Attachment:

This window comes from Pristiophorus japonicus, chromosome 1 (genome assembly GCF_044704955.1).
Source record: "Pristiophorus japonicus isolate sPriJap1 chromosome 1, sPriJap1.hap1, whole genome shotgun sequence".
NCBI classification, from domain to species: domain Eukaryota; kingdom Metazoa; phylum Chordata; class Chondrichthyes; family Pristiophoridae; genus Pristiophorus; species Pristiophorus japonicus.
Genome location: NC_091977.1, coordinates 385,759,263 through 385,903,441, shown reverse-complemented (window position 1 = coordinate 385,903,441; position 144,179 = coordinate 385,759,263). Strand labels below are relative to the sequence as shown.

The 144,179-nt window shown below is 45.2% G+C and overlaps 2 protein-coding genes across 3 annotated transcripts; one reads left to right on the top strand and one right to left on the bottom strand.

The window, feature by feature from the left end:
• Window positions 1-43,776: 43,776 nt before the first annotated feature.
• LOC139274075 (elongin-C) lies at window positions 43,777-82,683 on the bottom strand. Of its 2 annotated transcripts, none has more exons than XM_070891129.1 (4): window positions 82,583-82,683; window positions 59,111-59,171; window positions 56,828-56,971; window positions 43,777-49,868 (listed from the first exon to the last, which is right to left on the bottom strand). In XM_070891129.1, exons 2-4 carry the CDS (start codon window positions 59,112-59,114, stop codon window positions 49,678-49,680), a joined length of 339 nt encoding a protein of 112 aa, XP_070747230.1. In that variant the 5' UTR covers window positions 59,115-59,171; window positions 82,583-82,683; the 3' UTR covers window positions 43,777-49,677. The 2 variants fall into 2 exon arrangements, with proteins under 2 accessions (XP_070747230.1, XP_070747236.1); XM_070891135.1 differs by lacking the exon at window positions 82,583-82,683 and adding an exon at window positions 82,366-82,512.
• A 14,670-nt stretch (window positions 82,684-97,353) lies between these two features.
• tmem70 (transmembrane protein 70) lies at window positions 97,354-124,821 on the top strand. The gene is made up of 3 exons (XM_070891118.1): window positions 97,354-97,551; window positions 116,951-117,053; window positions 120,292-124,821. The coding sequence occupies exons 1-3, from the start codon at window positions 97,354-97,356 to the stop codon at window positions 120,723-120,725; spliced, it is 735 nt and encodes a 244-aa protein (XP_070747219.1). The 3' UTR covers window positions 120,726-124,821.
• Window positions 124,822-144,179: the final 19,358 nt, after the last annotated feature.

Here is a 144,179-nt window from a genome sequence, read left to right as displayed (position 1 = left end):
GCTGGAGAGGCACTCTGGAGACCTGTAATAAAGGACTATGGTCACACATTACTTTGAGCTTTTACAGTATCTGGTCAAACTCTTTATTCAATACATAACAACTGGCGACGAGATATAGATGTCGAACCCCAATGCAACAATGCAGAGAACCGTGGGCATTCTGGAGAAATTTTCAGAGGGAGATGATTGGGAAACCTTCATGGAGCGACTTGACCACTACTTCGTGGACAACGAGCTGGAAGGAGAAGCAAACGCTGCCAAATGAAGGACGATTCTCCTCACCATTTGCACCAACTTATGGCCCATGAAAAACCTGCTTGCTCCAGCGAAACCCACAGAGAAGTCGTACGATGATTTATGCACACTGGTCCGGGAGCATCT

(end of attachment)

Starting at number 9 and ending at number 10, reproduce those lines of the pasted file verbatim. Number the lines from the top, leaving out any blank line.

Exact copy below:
• A 14,670-nt stretch (window positions 82,684-97,353) lies between these two features.
• tmem70 (transmembrane protein 70) lies at window positions 97,354-124,821 on the top strand. The gene is made up of 3 exons (XM_070891118.1): window positions 97,354-97,551; window positions 116,951-117,053; window positions 120,292-124,821. The coding sequence occupies exons 1-3, from the start codon at window positions 97,354-97,356 to the stop codon at window positions 120,723-120,725; spliced, it is 735 nt and encodes a 244-aa protein (XP_070747219.1). The 3' UTR covers window positions 120,726-124,821.